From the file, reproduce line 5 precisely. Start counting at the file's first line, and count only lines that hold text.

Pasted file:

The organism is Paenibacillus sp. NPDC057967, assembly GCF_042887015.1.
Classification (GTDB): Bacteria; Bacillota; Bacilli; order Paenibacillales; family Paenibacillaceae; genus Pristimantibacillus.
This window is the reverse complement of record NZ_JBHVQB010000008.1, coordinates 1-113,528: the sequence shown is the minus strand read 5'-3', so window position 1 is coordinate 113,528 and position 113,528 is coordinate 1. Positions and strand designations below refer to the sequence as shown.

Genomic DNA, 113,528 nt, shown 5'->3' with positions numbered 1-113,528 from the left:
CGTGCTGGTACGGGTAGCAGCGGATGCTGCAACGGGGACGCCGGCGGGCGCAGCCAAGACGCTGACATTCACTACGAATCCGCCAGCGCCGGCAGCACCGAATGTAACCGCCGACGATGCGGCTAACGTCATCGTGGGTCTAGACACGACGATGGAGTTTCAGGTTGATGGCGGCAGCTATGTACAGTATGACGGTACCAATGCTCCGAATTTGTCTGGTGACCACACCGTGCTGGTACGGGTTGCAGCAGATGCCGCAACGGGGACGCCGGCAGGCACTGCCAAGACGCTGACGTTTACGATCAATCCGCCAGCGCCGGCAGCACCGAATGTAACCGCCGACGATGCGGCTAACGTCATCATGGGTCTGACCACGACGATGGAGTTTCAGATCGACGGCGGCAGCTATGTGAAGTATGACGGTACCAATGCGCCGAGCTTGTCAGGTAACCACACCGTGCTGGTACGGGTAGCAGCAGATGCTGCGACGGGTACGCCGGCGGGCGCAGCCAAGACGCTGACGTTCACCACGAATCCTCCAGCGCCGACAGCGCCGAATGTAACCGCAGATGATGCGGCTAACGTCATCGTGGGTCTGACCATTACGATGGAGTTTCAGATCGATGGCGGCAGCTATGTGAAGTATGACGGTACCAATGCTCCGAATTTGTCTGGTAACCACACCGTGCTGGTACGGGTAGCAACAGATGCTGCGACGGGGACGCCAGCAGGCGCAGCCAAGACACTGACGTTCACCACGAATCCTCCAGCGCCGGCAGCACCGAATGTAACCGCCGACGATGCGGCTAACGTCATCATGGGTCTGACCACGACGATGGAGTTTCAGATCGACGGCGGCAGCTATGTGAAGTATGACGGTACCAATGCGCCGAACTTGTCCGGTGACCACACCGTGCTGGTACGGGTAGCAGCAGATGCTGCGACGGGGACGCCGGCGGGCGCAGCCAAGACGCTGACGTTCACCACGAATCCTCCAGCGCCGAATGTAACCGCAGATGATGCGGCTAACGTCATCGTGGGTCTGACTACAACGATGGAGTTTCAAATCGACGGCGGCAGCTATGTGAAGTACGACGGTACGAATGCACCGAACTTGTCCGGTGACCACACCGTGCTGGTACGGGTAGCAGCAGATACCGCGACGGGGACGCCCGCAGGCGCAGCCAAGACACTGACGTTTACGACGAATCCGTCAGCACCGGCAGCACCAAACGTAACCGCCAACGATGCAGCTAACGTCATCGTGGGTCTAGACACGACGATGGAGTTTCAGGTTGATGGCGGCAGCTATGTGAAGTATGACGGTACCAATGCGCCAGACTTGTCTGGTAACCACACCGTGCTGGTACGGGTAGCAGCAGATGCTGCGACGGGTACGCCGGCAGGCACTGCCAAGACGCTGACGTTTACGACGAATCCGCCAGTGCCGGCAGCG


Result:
CGTGCTGGTACGGGTAGCAGCGGATGCTGCAACGGGGACGCCGGCGGGCGCAGCCAAGACGCTGACATTCACTACGAATCCGCCAGCGCCGGCAGCACCGAATGTAACCGCCGACGATGCGGCTAACGTCATCGTGGGTCTAGACACGACGATGGAGTTTCAGGTTGATGGCGGCAGCTATGTACAGTATGACGGTACCAATGCTCCGAATTTGTCTGGTGACCACACCGTGCTGGTACGGGTTGCAGCAGATGCCGCAACGGGGACGCCGGCAGGCACTGCCAAGACGCTGACGTTTACGATCAATCCGCCAGCGCCGGCAGCACCGAATGTAACCGCCGACGATGCGGCTAACGTCATCATGGGTCTGACCACGACGATGGAGTTTCAGATCGACGGCGGCAGCTATGTGAAGTATGACGGTACCAATGCGCCGAGCTTGTCAGGTAACCACACCGTGCTGGTACGGGTAGCAGCAGATGCTGCGACGGGTACGCCGGCGGGCGCAGCCAAGACGCTGACGTTCACCACGAATCCTCCAGCGCCGACAGCGCCGAATGTAACCGCAGATGATGCGGCTAACGTCATCGTGGGTCTGACCATTACGATGGAGTTTCAGATCGATGGCGGCAGCTATGTGAAGTATGACGGTACCAATGCTCCGAATTTGTCTGGTAACCACACCGTGCTGGTACGGGTAGCAACAGATGCTGCGACGGGGACGCCAGCAGGCGCAGCCAAGACACTGACGTTCACCACGAATCCTCCAGCGCCGGCAGCACCGAATGTAACCGCCGACGATGCGGCTAACGTCATCATGGGTCTGACCACGACGATGGAGTTTCAGATCGACGGCGGCAGCTATGTGAAGTATGACGGTACCAATGCGCCGAACTTGTCCGGTGACCACACCGTGCTGGTACGGGTAGCAGCAGATGCTGCGACGGGGACGCCGGCGGGCGCAGCCAAGACGCTGACGTTCACCACGAATCCTCCAGCGCCGAATGTAACCGCAGATGATGCGGCTAACGTCATCGTGGGTCTGACTACAACGATGGAGTTTCAAATCGACGGCGGCAGCTATGTGAAGTACGACGGTACGAATGCACCGAACTTGTCCGGTGACCACACCGTGCTGGTACGGGTAGCAGCAGATACCGCGACGGGGACGCCCGCAGGCGCAGCCAAGACACTGACGTTTACGACGAATCCGTCAGCACCGGCAGCACCAAACGTAACCGCCAACGATGCAGCTAACGTCATCGTGGGTCTAGACACGACGATGGAGTTTCAGGTTGATGGCGGCAGCTATGTGAAGTATGACGGTACCAATGCGCCAGACTTGTCTGGTAACCACACCGTGCTGGTACGGGTAGCAGCAGATGCTGCGACGGGTACGCCGGCAGGCACTGCCAAGACGCTGACGTTTACGACGAATCCGCCAGTGCCGGCAGCG